What exactly are cookies?

Not only since the GDPR came into effect in May 2018 website operators have to question themselves, whether cookies are personal data or not. To answer this question the terms of cookies need to be defined first.

Definition of cookies?

A cookie is a small text file. Websites place these small text files in the browsing history of users, which is why we often talk about "setting cookies". Cookies are either sent to the user by the respective server (HTTP cookie) or generated when a website is visited (scripted cookie). By setting cookies, website visits are tagged and recognized, which allows them to customize their browsing habits. Cookies are generally used to optimize a page for the user - certain cookie types are also responsible for the flawless functioning of the website (e.g. shopping cart cookies).

Generally, there are three types of cookies:

  • Cookies required for the function of a website
  • Performance or functional cookies
  • Tracking or advertising cookies

The difference between first and third party cookies

First party cookies

First party cookies are those cookies that are set on the website on which a user is surfing. These cookies are not made accessible by browsers across domains, which means you will not be passed to third parties. First party cookies include, in particular, necessary cookies, performance cookies, functional cookies and advertising cookies.

Tracking cookies or third party cookies

Third party cookies or tracking cookies are a commonly used to mark the user of a website to later recognize him. These cookies are used to monitor the browsing behavior of a user over a longer period of time. They are therefore used to advertise targeted. These cookies are set by banners that are integrated on a website and not by the website itself. This happens even without explicit user registration on a website and across multiple web offers. In doing so, third party cookies are collecting useful information such as navigating the user through links, the dwell time on various web pages and page views, as well as the frequency of page views.

Functions of Cookies

The use of cookies enables a number of functions. The functions of cookies can be divided into three areas.

Firstly, website operators can use cookies to conduct user analyzes, which records visiting times or the frequency of page views. Usage streams can be used to eliminate bugs and manage bids. Examples of this are sales and comparison portals, streaming services, search engines, etc. These match the behavior of their users and thus determine the best possible result for precise hit rates.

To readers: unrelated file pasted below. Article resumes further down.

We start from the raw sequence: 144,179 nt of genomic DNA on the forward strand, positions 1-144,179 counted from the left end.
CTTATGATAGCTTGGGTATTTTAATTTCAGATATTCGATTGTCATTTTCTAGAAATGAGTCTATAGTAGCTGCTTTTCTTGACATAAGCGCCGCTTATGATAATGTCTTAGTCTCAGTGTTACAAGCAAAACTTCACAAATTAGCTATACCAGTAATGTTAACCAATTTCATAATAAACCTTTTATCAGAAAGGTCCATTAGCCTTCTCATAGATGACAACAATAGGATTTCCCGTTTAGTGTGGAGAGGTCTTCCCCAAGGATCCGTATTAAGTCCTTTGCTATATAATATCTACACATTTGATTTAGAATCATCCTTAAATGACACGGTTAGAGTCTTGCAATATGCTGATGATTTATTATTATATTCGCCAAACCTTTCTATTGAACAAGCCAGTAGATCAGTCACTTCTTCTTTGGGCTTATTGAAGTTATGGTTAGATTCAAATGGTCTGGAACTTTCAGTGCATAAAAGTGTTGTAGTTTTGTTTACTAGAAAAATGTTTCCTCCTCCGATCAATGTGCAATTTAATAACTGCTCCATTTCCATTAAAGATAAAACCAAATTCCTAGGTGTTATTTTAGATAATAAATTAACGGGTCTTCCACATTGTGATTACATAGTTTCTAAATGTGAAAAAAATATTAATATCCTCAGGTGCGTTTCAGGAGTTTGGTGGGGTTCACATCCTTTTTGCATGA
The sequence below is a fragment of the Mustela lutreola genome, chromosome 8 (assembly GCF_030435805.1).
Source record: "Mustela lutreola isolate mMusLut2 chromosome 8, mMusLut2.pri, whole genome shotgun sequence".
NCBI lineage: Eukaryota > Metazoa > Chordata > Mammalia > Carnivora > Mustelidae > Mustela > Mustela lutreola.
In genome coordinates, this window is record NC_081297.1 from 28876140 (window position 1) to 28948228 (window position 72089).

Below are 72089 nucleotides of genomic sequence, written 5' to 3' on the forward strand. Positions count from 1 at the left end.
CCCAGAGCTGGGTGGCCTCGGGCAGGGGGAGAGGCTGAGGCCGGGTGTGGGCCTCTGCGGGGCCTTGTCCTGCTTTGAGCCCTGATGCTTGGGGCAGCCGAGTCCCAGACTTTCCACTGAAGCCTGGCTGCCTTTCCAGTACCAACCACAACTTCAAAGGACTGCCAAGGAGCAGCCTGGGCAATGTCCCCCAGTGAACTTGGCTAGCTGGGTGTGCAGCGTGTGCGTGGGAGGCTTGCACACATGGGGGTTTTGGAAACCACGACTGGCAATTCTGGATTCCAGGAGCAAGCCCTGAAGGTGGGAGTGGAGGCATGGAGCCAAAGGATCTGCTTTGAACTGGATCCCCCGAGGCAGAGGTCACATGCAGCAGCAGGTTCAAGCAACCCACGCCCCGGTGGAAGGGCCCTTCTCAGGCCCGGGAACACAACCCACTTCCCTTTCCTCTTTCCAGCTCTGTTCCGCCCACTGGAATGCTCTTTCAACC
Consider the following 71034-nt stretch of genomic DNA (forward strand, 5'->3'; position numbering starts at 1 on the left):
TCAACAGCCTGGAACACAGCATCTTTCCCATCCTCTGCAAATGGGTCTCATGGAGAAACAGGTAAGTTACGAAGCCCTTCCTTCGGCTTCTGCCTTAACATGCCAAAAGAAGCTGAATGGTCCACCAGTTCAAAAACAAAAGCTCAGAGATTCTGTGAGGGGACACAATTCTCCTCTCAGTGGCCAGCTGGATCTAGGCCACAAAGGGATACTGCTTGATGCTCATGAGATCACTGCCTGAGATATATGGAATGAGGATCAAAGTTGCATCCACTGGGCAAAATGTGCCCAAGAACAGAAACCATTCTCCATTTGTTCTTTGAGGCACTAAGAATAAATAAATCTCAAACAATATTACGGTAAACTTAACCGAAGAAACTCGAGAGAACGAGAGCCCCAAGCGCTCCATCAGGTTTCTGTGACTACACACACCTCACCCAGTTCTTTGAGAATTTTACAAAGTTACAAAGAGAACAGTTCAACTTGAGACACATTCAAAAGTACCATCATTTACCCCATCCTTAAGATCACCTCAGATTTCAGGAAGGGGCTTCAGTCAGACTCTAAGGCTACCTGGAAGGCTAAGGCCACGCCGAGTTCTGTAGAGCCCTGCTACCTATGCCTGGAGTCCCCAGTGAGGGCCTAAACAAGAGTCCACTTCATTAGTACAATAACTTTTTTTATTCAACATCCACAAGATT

To enable the free use of websites for visitors, website operators often advertise. Advertising agencies as a third party advertise based on the user information generated by the cookies. Cookies can therefore contribute to the financing of a website through advertising.

By storing user information while surfing on a website, users can be personalized, which means cookies process and store personal information. These can be an e-mail address, name, age, product suggestions, etc.

Risk of cookies

The biggest problem with cookies is the data theft. If cookies are not protected or badly protected, the stored personal data of a user is easy to abuse and threaten the danger of hacker attacks. Another problem is the creation of personal profiles through the use of cookies. In general, profiling should only be necessary on an anonymous basis. Cross-site merging of cookies, however, can create detailed user profiles. Profiling is understood to mean the automated processing of personal data in any form by the evaluation of personal aspects of a natural person. People can be clearly identified and recorded with their activities by profiling based on browser history, web searches, IP addresses, purchases, and personal account activity.

Cookies under the General Data Protection Regulation

he General Data Protection Regulation regulates and restricts the processing of personal data. The processing of personal data is only allowed if it is either anonymous or used for specific purposes. Since most cookies process personal data, these are therefore also covered by the GDPR. Learn more

In short:

  • If it is technically necessary for a cookie to be set, no consent is required (e.g. shopping cart cookie).
  • here are also the so-called functional and performance cookies. It depends on whether these cookies is a first party or a third party cookie. If functional and performance cookies are set as a third party cookie consent is required.
  • The third type of cookies are analysis/tracking or advertising cookies. User consent is required in any case.

Are cookies personal data?


Usercentrics GmbH does not offer legal advice. The content of this article is not legally binding. The article represents the opinion of Usercentrics.

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